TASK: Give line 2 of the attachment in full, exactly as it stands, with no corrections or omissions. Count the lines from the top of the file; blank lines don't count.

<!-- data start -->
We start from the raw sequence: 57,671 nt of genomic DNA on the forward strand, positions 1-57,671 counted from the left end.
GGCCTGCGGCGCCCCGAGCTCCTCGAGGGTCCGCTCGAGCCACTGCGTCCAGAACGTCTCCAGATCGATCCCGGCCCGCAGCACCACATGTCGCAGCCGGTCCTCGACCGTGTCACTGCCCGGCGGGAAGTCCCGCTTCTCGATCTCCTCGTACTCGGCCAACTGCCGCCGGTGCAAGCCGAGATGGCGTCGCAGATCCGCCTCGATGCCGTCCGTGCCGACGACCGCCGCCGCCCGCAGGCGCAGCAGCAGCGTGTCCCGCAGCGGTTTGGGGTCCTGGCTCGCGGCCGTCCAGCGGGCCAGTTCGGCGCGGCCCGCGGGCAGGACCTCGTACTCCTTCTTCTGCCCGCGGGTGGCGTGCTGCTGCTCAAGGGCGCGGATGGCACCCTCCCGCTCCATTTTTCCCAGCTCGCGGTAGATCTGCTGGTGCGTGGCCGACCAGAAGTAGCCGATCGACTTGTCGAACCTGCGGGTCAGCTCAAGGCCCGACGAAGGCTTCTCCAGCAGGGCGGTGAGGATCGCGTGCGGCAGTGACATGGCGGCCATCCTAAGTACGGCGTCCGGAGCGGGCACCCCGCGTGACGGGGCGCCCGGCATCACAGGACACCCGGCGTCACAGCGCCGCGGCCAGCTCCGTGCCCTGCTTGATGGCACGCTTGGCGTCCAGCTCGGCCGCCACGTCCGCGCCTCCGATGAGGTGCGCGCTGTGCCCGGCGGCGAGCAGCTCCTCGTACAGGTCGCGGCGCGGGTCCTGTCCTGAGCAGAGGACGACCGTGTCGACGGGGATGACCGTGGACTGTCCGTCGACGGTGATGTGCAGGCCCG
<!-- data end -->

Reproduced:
GGCCTGCGGCGCCCCGAGCTCCTCGAGGGTCCGCTCGAGCCACTGCGTCCAGAACGTCTCCAGATCGATCCCGGCCCGCAGCACCACATGTCGCAGCCGGTCCTCGACCGTGTCACTGCCCGGCGGGAAGTCCCGCTTCTCGATCTCCTCGTACTCGGCCAACTGCCGCCGGTGCAAGCCGAGATGGCGTCGCAGATCCGCCTCGATGCCGTCCGTGCCGACGACCGCCGCCGCCCGCAGGCGCAGCAGCAGCGTGTCCCGCAGCGGTTTGGGGTCCTGGCTCGCGGCCGTCCAGCGGGCCAGTTCGGCGCGGCCCGCGGGCAGGACCTCGTACTCCTTCTTCTGCCCGCGGGTGGCGTGCTGCTGCTCAAGGGCGCGGATGGCACCCTCCCGCTCCATTTTTCCCAGCTCGCGGTAGATCTGCTGGTGCGTGGCCGACCAGAAGTAGCCGATCGACTTGTCGAACCTGCGGGTCAGCTCAAGGCCCGACGAAGGCTTCTCCAGCAGGGCGGTGAGGATCGCGTGCGGCAGTGACATGGCGGCCATCCTAAGTACGGCGTCCGGAGCGGGCACCCCGCGTGACGGGGCGCCCGGCATCACAGGACACCCGGCGTCACAGCGCCGCGGCCAGCTCCGTGCCCTGCTTGATGGCACGCTTGGCGTCCAGCTCGGCCGCCACGTCCGCGCCTCCGATGAGGTGCGCGCTGTGCCCGGCGGCGAGCAGCTCCTCGTACAGGTCGCGGCGCGGGTCCTGTCCTGAGCAGAGGACGACCGTGTCGACGGGGATGACCGTGGACTGTCCGTCGACGGTGATGTGCAGGCCCG